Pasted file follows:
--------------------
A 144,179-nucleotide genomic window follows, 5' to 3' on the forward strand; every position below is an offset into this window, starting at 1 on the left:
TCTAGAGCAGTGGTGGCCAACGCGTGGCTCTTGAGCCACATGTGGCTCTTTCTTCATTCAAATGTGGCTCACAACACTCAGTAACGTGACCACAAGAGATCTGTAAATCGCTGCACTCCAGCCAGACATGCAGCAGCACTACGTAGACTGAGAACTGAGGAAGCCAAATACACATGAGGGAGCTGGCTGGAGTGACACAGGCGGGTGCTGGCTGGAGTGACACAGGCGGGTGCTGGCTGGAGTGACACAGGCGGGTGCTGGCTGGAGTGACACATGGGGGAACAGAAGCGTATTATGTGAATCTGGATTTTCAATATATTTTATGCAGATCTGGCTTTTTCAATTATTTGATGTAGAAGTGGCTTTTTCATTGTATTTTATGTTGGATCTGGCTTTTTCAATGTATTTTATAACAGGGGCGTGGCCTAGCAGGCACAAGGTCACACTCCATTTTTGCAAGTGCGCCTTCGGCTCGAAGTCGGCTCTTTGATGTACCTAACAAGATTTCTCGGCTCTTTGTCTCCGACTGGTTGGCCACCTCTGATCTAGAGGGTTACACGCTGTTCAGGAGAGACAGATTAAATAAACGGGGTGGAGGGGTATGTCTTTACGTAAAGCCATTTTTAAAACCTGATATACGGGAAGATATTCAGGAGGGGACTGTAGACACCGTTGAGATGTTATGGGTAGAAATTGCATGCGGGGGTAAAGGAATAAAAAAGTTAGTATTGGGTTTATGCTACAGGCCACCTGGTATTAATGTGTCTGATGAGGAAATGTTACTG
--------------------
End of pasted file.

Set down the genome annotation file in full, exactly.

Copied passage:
A 144,179-nucleotide genomic window follows, 5' to 3' on the forward strand; every position below is an offset into this window, starting at 1 on the left:
TCTAGAGCAGTGGTGGCCAACGCGTGGCTCTTGAGCCACATGTGGCTCTTTCTTCATTCAAATGTGGCTCACAACACTCAGTAACGTGACCACAAGAGATCTGTAAATCGCTGCACTCCAGCCAGACATGCAGCAGCACTACGTAGACTGAGAACTGAGGAAGCCAAATACACATGAGGGAGCTGGCTGGAGTGACACAGGCGGGTGCTGGCTGGAGTGACACAGGCGGGTGCTGGCTGGAGTGACACAGGCGGGTGCTGGCTGGAGTGACACATGGGGGAACAGAAGCGTATTATGTGAATCTGGATTTTCAATATATTTTATGCAGATCTGGCTTTTTCAATTATTTGATGTAGAAGTGGCTTTTTCATTGTATTTTATGTTGGATCTGGCTTTTTCAATGTATTTTATAACAGGGGCGTGGCCTAGCAGGCACAAGGTCACACTCCATTTTTGCAAGTGCGCCTTCGGCTCGAAGTCGGCTCTTTGATGTACCTAACAAGATTTCTCGGCTCTTTGTCTCCGACTGGTTGGCCACCTCTGATCTAGAGGGTTACACGCTGTTCAGGAGAGACAGATTAAATAAACGGGGTGGAGGGGTATGTCTTTACGTAAAGCCATTTTTAAAACCTGATATACGGGAAGATATTCAGGAGGGGACTGTAGACACCGTTGAGATGTTATGGGTAGAAATTGCATGCGGGGGTAAAGGAATAAAAAAGTTAGTATTGGGTTTATGCTACAGGCCACCTGGTATTAATGTGTCTGATGAGGAAATGTTACTG